The Atlantic mocked for revising headline asking if it's 'safe' to hang out with the 'unboosted'

Media top headlines December 7

In media news today, CNN and Chris Cuomo issue scathing statements against each other, the former anchor announces he’s leaving his SiriusXM radio show, and a New York Times op-ed gets mocked for fearing free library is contributing to gentrification.

The Atlantic was ribbed after it changed an article originally titled, “Is it Safe to Hang Out with the Unboosted”’ to “How to Socialize Safely in the Booster Era,” in a piece focused on how to deal with Americans who haven’t had their coronavirus booster shots.

Independent Substack journalist and New York Times bestselling author Glenn Greenwald issued his reaction on Twitter, mocking The Atlantic for the headline revision and suggesting how the outlet’s approach would change next year. 

“People who have only received two COVID vaccine shots are gross, and I’m grateful that the Atlantic stepped and bestowed them with a shameful new name, the Unboosted, while suggesting they perhaps must be shunned along with their even more filthy brethren: the Unvaccinated,” Greenwald said.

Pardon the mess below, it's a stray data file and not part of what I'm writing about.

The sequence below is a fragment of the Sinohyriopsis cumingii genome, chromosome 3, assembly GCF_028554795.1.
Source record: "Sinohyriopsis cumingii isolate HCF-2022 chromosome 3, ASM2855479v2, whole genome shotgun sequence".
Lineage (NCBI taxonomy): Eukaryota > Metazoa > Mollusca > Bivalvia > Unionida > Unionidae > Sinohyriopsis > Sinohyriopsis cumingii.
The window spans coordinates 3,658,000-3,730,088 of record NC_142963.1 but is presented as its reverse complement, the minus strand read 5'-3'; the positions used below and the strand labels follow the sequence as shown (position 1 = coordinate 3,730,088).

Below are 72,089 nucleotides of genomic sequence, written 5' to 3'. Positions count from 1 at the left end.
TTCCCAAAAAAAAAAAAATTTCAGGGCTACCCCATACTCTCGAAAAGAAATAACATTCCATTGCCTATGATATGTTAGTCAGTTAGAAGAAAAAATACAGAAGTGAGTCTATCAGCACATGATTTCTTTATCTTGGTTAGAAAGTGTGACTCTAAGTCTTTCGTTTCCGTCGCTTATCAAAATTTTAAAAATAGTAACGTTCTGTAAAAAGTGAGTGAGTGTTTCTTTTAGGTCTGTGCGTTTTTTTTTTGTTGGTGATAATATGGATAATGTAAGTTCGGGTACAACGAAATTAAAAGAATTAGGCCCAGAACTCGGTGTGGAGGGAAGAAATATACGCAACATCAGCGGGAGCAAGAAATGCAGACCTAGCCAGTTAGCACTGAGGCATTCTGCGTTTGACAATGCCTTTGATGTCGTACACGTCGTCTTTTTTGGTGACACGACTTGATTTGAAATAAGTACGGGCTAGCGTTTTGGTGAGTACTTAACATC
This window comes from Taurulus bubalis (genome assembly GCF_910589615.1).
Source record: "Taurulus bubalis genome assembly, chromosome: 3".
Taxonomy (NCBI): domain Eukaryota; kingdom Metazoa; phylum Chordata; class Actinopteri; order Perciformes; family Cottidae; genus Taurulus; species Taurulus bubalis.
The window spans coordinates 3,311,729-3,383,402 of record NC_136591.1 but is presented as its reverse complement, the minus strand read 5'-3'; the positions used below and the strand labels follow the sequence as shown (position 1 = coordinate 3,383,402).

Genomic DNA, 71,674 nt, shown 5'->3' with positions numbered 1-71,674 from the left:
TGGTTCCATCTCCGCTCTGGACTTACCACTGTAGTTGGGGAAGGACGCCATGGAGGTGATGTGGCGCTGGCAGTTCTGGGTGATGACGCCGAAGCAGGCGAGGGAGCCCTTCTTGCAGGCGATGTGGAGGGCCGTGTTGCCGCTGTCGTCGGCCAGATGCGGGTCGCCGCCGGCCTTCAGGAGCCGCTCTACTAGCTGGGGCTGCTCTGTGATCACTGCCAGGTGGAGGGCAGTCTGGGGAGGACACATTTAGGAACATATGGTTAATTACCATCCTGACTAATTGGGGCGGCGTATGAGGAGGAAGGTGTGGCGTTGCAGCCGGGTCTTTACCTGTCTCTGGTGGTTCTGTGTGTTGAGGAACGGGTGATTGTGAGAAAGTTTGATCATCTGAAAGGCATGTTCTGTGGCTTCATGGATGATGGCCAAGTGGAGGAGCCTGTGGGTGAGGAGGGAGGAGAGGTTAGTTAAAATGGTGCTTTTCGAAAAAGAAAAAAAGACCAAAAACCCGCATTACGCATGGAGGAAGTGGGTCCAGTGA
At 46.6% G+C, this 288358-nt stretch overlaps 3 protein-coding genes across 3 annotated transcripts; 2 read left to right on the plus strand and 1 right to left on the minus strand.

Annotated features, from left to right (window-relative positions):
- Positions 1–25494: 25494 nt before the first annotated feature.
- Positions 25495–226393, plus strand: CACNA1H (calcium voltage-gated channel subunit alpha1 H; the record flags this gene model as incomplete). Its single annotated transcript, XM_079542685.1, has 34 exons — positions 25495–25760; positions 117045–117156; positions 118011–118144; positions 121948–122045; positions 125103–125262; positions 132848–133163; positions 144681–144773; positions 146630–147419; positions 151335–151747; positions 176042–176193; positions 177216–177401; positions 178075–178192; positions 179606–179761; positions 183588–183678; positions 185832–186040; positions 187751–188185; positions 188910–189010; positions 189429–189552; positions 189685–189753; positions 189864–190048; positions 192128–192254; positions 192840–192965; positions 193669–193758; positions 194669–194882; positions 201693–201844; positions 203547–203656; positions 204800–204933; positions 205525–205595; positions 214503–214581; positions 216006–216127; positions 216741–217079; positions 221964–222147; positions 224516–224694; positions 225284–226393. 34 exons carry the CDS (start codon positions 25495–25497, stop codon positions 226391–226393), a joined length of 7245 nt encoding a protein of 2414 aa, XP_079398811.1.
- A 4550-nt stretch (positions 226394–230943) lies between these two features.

He continued by predicting the publication would release the following headline in April 2022: “Should the Three-Boosted Still Be Permitted to Work and Leave Their Homes?”

People at the City Hall in protest of COVID-19 vaccine mandate in New York City, New York, U.S., October 25, 2021.
(REUTERS/Eduardo Munoz)

Several other social media users, including former CIA officer Bryan Dean Wright, mocked The Atlantic by coining the term, “Pandemic of the Unboosted.”

The article dives into what it means to be fully vaccinated, and how that has and will continue to change based on the CDC’s booster shot recommendations. 

“Now what it means to be vaccinated encompasses much more variety,” the article states. “Some people who have gotten their initial doses haven’t gotten a booster dose, and some people mixed and matched the brands of their first shots and their booster. What’s more, everyone is on their own personal timeline, depending on when they got their shots.”

A woman receives a booster shot of Moderna’s COVID-19 vaccine from a health care worker at the vaccination reference center at the Epidemiology, Biostatistics and Prevention Institute (EBPI) in Zurich, Switzerland November 17, 2021.
(REUTERS/Arnd Wiegmann)

This comes weeks after a CDC panel approved vaccine boosters for all adults, ages 18 and over, as fears around the world mount over the omicron variant and how it could impact vaccinations and even vaccination status. 

The article continues, “Eventually, the Omicron variant or waning vaccine effectiveness could make three doses the new standard for full vaccination, according to Ali Ellebedy, an immunologist at Washington University in St. Louis.”

“This would add another element of complexity: Some ‘fully vaccinated’ people might abruptly revert back to the category of partially vaccinated,” it continued. 

Over 195 million Americans are fully vaccinated, while there are around 60 million people who have not gotten a shot at all, according to the CDC.

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